Issue 2006/2 (273) -

Zbigniew Benedyktowicz Continuity3
Jerzy S. Wasilewski The Travelling Ethnologist. Triste Arctique in a shamanic costume, under a festival masque 5

The everyday life of the Eveny (so Vitebsky, 2005), a group of reindeer herders of Yakutia ( Siberia ) is split or dissociated in several ways. The male herders, migrating continuously in the taiga, are separated from their settled-down womenfolk, which results in a basic discontinuity in the transmission of culture. With the post-soviet economic collapse animal husbandry lost its meaning. The purpose of the reindeer herders festival in Topolino is to re-establish hope and a sense of meaning. Organized and choreographed by local authorities, which accounts for its bureaucratic folklore and political nostalgia, it gives nevertheless the herders a rare chance “to show off themselves and to look at the others”. A crucial personage of the old culture, the shaman, moved away to the capital city, where the customers are. And so did another unusual member of the Eveny group, Anatoliy Alekseev, an outstanding culture broker who introduced Savey, a shaman from the taiga, to the modern city public. With his truly tricksterian qualities, he provides an impressive mix of mythological and scientific explanations for Savey’s actions, thus enriching their spiritual dimension and contributing to their attractiveness (see his unusual photos from a shamanistic séance, showing allegedly supernatural powers at work).

Anna Bogdanowicz The Bulgarian “Banica” with Cheese and Spinach.” Turkish” Coffee and Vine Leaves, or on the Need for Experiencing the Different in the Theatrical Quest 15

The text that opens the chapter is an impression after the group’s journey to Bulgaria between May and June 2005. It is a subjective account of a few meetings with Bulgarian folk culture, witch were also a search for inspiration to theatre work with iconography and music of Ancient Greece.

Tomasz Rodowicz Why Antiquity, or the Condition of Europe The Chorea Theatrical Society 2004-2006 21

The text by Tomasz Rodowicz – one of the founders of the Association concerns the origins of the Association and situates the phenomenon in the wider historical context and in the context of the personal experience of the author. The text is an attempt to sum up the hitherto achievements of the Association and sketch the plans for upcoming projects.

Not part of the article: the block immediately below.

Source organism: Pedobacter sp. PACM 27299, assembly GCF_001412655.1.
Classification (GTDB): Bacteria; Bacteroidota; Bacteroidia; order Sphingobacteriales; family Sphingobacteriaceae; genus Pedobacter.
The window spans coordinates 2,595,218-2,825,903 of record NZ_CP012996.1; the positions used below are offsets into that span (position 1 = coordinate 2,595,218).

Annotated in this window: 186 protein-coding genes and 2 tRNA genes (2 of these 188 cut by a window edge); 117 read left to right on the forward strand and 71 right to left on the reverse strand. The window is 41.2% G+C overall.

Tomasz Rodowicz 28
Tomasz Rodowicz 29
Martin L. West Forward to the past translated by Marianna Cielecka30
Martin L. West Music of Ancient Greece . Its Transmission Then and Now translated by Sara Rodowicz, checked by Włodzimierz Lengauer34
Martin L. West Ancient Greek Music: its transmission then and now translated by Maciej Kaziński, Anna Bogdanowicz 43

The author of the three followig texts – Martin L. West – the prominent classicist and musicologist, author of Music of Ancient Greece (Polish translation by A. Maciejewska and M. Kaziński, Homini Publishing House, 2003) visited Poland in October 2004 at the invitation of the Theatre Association Chorea and Homini Publishing House. During the visit he gave two of the three lectures published here (Music of Ancient Greece . Its Transmission Then and Now Institute of Art, Polish Institute of Science, Warsaw and Man, Destiny and Death in Indoeuropean Tradition, Jagiellonian University , Cracow ).

Krzysztof Bielawskl The Paeans of Delphi – Historical Context 52

Article by Krzysztof Bielawski is a fragment of the book (Poetic Texts of Greek music fragments) that is being prepared for publishing. He places the paeans that were performed at the occasion of Delphic festivals, in the religious, social and political context. He also writes about the performers – the technitai – artists of Dionysios that were associated in the guilds.

Dariusz Kosiński Clouds 60

Essay Clouds by Dariusz Kosiński is reflection after performance After the Birds (Theatre Association Chorea in cooperation with Earthfall Dance). The author situates the performance in the context of the contemporary theatre and music phenomena in Poland , inspired by the culture of Antiquity. He develops his iterpretation in relation to the text of Aritophanes The Birds, which was the pretext for the performance.

Dorota Porowska Theseus and the Labyrinth Dances 65

Dorota Porowska writes about the beginning of the work with the group of the Dances of the Labyrinth, interweaving the personal reflections with the technical explanations of the methods of work and giving some resources for the research that accompanied “reading” vase painting through the body. She also writes about the myth that became the basis for the performance Theseus in the Labyrinth and she explains interpretative traits that constitute the “reality” of the performance.